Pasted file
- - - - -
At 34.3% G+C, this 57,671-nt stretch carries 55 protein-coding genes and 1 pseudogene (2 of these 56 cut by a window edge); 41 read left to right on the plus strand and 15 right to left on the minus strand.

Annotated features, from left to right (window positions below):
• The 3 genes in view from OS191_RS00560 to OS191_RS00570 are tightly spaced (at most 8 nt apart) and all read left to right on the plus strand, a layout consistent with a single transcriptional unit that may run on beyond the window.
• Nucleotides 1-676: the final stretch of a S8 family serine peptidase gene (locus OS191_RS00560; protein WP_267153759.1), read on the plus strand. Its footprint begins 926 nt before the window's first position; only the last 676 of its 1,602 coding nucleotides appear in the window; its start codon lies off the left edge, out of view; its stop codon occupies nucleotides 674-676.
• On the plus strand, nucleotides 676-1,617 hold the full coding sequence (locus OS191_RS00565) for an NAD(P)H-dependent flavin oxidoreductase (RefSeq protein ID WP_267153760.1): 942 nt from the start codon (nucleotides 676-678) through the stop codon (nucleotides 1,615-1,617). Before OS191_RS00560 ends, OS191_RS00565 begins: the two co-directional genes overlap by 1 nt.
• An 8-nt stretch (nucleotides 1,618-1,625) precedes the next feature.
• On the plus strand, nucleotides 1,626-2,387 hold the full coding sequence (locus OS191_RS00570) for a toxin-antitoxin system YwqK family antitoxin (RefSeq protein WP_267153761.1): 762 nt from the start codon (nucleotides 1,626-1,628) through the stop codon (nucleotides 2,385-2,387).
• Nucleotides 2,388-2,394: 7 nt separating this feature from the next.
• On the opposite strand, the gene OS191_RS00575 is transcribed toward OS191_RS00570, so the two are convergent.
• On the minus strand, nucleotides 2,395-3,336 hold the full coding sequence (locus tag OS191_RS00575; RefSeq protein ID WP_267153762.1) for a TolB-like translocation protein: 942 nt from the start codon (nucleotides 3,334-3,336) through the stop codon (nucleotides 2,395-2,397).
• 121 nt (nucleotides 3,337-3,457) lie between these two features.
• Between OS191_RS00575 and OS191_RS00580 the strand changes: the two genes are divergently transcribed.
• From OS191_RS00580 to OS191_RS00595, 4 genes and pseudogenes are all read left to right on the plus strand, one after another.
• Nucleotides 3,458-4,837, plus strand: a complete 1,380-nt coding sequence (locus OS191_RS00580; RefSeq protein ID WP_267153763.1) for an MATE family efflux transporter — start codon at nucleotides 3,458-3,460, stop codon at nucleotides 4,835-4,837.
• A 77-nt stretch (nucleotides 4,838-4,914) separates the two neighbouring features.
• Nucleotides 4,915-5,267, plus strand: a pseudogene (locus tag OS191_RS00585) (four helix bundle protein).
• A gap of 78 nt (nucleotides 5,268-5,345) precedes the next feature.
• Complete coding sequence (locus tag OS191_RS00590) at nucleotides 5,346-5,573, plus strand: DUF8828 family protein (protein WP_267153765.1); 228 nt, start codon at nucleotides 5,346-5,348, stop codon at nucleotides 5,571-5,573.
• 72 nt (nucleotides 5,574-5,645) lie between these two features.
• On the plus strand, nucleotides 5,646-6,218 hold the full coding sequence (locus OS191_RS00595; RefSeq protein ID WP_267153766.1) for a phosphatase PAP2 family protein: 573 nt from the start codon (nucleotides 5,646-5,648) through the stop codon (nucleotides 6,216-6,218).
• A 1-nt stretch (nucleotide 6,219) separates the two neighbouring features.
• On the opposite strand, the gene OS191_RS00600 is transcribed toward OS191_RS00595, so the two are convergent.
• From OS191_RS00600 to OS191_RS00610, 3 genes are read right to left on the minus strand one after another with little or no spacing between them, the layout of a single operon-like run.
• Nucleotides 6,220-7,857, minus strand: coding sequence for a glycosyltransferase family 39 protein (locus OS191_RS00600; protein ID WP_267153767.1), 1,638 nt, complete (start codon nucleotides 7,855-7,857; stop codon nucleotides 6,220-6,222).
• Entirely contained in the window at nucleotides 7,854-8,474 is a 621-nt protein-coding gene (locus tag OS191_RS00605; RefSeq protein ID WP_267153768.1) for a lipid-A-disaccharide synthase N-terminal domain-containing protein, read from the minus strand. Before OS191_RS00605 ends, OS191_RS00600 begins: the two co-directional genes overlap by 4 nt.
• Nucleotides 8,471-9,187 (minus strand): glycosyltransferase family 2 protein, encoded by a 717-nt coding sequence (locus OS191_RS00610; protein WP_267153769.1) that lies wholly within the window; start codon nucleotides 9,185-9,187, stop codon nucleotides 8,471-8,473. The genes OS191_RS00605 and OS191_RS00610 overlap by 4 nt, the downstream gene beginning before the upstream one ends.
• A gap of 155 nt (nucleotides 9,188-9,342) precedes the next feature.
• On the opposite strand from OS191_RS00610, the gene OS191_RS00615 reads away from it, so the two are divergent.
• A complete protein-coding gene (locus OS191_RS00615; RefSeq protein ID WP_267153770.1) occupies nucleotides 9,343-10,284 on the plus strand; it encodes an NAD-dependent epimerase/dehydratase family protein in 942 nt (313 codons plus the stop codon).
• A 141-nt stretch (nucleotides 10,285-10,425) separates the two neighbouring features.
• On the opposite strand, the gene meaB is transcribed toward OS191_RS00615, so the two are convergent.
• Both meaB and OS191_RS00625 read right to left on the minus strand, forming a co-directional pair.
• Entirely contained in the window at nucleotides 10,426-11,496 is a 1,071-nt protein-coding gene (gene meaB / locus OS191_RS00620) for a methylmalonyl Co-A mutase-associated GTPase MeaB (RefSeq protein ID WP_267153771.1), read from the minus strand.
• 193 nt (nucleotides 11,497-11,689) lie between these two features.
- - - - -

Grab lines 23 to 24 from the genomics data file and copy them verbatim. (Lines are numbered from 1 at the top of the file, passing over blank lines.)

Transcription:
• From OS191_RS00600 to OS191_RS00610, 3 genes are read right to left on the minus strand one after another with little or no spacing between them, the layout of a single operon-like run.
• Nucleotides 6,220-7,857, minus strand: coding sequence for a glycosyltransferase family 39 protein (locus OS191_RS00600; protein ID WP_267153767.1), 1,638 nt, complete (start codon nucleotides 7,855-7,857; stop codon nucleotides 6,220-6,222).